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COVID-19 in the Bay Area, Monday April 20

Coronavirus Live Updates: COVID-19 in the Bay Area, Monday April 20
After California records its deadliest week ever for coronavirus, we may start seeing a decline in cases and deaths
California saw its deadliest week since the coronavirus crisis began, but experts cautiously report that the state may have reached its peak and that deaths and infections will begin leveling off. Delays in reporting deaths over the weekend, however, might cause the death toll to go even higher.

The COVID-19 death toll in the Bay Area topped 200 Monday. There were two new deaths in Contra Costa County and six more in Santa Clara County, putting the San Jose News Bay Area deaths at 207. None of the eight other Bay Area counties recorded additional coronavirus deaths. — Rick Hurd, 4:16 p.m.

A quiet Clayton neighborhood near a “backdoor” entrance to Mt. Diablo State Park is being overrun by visitors trying to get some outdoor enjoyment hiking the park’s trails. With Clayton police issues dozens of parking tickets, the city will address resident’s concerns at its meeting Tuesday night. — Rick Hurd, 3:40 p.m.

San Francisco Supervisor Matt Haney wants all homeless people living in shelters and supportive housing facilities, and staff, tested for COVID-19 rather than using the piecemeal method of testing people when they show symptoms of the deadly virus, and testing people they’ve come in contact with. Haney also is calling for shelter workers to receive hazard pay. — Marissa Kendall, 3:33 p.m.

Supported by donations from companies, business leaders and philanthropists, the state will provide laptops, Chromebooks or tablets to 70,000 students who do not have devices at home, allowing them to participate in distance learning. The effort dovetails with others to provide connectivity to students who don’t have access. — Kerry Crowley, 3:14  p.m.

California Gov. Gavin Newsom, acknowledging “back to life” protesters outside the state capitol on Monday, says he understands the concern people have over the continuing order to shelter in place, and says both side want the same thing — the reopening of the economy. But, he says, it’s not yet safe to lift the order. — Maggie Angst, 2:12 p.m.

No surprise, experts say politics colors peoples attitudes on coronavirus advice and what threat the virus poses. That’s not ideal when faced with a global pandemic. — Associated Press, 2:01 p.m.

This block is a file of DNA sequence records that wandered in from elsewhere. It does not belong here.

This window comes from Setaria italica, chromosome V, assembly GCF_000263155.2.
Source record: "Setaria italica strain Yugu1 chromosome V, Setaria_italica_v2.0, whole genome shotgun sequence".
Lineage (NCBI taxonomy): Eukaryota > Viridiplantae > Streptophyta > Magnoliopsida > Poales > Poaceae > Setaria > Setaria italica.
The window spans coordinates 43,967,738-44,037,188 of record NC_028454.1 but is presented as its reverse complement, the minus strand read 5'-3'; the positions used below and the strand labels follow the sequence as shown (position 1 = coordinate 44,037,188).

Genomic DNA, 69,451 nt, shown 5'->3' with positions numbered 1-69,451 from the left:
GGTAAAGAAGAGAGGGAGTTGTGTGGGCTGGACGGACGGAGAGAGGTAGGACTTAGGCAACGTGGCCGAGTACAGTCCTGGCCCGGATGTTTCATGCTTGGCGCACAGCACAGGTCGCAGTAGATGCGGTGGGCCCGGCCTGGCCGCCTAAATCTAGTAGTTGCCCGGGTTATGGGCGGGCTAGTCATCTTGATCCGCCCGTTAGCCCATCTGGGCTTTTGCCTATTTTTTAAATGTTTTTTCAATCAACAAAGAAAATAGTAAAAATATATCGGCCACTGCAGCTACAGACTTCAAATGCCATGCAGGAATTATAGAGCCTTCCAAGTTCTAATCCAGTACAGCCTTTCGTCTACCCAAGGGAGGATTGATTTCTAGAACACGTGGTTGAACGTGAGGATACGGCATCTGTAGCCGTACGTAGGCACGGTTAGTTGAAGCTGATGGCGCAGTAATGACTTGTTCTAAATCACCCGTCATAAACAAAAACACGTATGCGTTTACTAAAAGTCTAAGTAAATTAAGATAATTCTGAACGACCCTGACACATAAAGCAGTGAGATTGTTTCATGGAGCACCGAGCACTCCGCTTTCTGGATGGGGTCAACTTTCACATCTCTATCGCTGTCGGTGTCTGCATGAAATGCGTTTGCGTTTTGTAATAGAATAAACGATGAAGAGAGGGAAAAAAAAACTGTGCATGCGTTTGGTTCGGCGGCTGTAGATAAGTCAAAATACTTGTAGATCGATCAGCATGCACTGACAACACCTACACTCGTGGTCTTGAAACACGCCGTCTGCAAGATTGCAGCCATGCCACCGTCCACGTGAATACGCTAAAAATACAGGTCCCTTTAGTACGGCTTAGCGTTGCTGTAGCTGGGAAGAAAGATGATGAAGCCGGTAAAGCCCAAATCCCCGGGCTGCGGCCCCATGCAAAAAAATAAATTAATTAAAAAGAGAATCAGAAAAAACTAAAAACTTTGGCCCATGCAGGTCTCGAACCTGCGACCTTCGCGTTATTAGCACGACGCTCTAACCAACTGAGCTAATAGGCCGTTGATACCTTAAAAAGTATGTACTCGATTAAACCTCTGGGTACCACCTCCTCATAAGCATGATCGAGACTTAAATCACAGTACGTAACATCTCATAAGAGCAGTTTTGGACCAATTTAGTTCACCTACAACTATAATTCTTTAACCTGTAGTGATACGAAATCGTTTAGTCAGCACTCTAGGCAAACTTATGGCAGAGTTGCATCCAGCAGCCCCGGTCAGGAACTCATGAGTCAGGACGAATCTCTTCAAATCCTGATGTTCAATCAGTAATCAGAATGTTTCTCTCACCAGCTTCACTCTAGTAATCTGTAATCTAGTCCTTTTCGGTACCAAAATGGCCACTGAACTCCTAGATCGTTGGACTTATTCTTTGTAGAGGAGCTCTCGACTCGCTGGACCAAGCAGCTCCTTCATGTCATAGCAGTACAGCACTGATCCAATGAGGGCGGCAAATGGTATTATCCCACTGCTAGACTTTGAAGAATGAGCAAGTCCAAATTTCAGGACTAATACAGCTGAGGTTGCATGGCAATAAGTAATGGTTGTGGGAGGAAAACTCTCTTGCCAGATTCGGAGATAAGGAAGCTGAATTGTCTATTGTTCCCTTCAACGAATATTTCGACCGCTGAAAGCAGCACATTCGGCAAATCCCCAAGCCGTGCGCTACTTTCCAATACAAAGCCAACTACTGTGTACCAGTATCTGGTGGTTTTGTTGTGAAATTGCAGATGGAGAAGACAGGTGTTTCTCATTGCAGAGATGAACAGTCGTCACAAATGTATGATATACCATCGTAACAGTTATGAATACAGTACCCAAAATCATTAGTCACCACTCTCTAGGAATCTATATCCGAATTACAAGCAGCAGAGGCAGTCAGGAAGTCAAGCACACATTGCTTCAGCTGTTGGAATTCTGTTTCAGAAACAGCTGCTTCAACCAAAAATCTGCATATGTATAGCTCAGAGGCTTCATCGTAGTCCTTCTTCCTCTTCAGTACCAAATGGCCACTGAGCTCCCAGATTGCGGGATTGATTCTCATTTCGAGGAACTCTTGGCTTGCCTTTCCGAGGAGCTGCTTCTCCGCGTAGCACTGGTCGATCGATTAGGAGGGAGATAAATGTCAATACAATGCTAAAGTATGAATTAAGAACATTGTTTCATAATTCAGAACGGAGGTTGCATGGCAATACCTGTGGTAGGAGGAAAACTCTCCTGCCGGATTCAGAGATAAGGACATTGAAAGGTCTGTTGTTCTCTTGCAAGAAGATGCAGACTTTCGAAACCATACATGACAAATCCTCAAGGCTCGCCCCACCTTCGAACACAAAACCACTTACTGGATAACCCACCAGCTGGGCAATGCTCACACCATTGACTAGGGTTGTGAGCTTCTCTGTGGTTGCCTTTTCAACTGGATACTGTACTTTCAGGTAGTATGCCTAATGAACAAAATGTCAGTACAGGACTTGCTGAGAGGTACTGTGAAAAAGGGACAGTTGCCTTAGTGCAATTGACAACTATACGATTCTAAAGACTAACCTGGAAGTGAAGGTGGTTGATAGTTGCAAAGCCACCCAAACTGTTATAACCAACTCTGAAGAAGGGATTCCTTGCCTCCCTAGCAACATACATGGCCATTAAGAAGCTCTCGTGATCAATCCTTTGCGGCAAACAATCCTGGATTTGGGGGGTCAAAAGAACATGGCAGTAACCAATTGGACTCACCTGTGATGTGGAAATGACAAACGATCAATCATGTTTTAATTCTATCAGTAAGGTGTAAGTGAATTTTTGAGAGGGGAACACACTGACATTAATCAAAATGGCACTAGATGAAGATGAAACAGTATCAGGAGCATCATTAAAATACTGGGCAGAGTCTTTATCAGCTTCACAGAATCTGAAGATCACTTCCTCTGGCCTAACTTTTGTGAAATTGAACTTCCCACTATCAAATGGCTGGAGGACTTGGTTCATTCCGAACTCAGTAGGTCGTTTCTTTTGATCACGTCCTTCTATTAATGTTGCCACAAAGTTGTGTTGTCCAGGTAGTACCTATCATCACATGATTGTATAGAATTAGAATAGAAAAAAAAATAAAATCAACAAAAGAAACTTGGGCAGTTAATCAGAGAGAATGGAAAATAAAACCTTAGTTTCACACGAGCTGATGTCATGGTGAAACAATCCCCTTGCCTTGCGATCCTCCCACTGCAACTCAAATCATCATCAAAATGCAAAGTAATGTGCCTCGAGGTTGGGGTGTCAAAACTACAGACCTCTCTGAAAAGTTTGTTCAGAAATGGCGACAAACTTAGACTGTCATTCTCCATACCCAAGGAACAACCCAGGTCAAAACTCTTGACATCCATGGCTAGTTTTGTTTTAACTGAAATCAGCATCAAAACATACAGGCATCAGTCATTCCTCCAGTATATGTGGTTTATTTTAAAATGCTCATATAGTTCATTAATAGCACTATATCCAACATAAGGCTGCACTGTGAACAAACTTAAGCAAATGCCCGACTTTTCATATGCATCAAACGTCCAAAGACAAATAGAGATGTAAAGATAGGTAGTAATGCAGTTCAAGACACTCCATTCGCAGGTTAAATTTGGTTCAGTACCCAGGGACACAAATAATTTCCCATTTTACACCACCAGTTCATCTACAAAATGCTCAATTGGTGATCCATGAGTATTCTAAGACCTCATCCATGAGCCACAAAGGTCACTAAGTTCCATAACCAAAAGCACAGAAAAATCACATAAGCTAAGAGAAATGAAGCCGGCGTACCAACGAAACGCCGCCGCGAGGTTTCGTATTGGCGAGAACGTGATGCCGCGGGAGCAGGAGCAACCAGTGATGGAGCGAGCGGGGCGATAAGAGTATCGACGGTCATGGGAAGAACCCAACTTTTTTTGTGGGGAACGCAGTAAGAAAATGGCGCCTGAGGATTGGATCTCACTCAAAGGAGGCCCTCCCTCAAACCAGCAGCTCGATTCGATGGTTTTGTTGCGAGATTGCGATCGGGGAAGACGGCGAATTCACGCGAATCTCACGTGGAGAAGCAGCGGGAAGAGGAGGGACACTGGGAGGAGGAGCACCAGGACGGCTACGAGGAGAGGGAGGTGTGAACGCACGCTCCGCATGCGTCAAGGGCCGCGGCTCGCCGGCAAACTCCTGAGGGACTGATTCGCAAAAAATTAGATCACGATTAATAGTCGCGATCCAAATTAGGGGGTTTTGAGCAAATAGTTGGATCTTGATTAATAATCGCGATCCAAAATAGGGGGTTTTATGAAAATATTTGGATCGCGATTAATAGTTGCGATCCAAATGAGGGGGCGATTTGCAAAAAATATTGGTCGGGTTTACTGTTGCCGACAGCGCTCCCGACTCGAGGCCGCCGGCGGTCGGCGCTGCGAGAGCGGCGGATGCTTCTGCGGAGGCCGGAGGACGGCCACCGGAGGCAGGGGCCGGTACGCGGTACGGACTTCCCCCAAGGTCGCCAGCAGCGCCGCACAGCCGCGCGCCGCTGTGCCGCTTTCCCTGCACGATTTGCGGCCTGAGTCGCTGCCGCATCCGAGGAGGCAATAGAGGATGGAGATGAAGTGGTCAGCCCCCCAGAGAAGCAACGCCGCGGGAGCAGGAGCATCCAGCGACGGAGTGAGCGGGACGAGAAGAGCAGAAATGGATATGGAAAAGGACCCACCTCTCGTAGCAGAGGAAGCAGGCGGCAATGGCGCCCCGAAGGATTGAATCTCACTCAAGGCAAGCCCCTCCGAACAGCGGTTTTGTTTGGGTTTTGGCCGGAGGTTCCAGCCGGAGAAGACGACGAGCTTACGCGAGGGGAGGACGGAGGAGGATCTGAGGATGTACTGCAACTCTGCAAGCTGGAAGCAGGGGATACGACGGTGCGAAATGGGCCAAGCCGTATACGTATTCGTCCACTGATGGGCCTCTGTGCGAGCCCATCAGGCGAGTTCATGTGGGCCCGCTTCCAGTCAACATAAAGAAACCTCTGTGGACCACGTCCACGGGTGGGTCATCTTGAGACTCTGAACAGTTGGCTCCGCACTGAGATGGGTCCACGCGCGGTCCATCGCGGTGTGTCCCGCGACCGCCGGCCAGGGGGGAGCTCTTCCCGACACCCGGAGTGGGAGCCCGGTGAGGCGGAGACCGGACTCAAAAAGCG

California’s testing rate for COVID-19 is among the lowest in the nation, ranking with Texas, Virgina and Kansas at the bottom. Gov. Gavin Newsom conceded that the rates were too low, but says plans are in the works to ramp things up sharply in the coming weeks. — John Woolfolk, 1:45 p.m.

California’s COVID-19 death rate climbed to more than 1,200 on Monday. Gov. Gavin Newsom says despite the deaths, the curve is bending and beginning to flatten. — Kerry Crowley, 1:30 p.m.

The coronavirus hit the construction industry hard in March, costing it about 11,700 jobs. Although the industry is considered to be essential during the crisis, many companies chose to cancel or delay construction on projects. — Johnathan Lansner, 12:58 p.m.

Amid pressure from President Donald Trump to restart the economy and despite the urging of state governors to keep things status quo for now, Boeing and several other manufacturers were gearing up to resume business. Boeing will return about 27,000 workers at its Seattle factory, but said it will use safety protocols including staggered shifts and face masks. — Associated Press, 12:50 p.m.

A worker at a Whole Foods in Dublin has tested positive for the coronavirus, store employees were told Monday. The employee hadn’t worked at the store since April 1, and the store remains open. — Evan Weback, 12:48 p.m.

Five states, defying some protests to lift the stay-at-home order have decided to stay closed. The governors of Kansas, Missouri, Indiana and Wisconsin all extended their shelter-in place orders into early May, while Mississippi continued its quarantine directives until April 27. Montana still plans to live restrictions on Friday. — Susan Steade, 12:43 p.m.

A small number of medical workers stage a counter-protest against those who are calling for the end of the shutdown, or at least an easing of the restrictions in Colorado. — CNN, 12:40 a.m.

Here’s why those promised test kits weren’t delivered, showing this nation’s response to the pandemic. — CNN, 11:17 a.m.

The news from El Cerrito is troubling as the city forecases a $3.7 million deficity this year because of the coronavirus pandemic. To avoid bankruptcy, the city will need Press Release Distribution Service In San Jose a short-term loan and to cut the budget by $4 million. John Karamoto, 10:43 a.m.

The Centers for Medicare and Medicaid Services has issued new orders requiring nursing homes to notify residents’ families of any cases of COVID-19 within 12 hours of the diagnosis, and to report cases to the Centers for Disease Control and Prevention. The moves comes as families have struggled to get information about what’s going on in their loved one’s facilities. — Annie Sciacca, 10:41 a.m.

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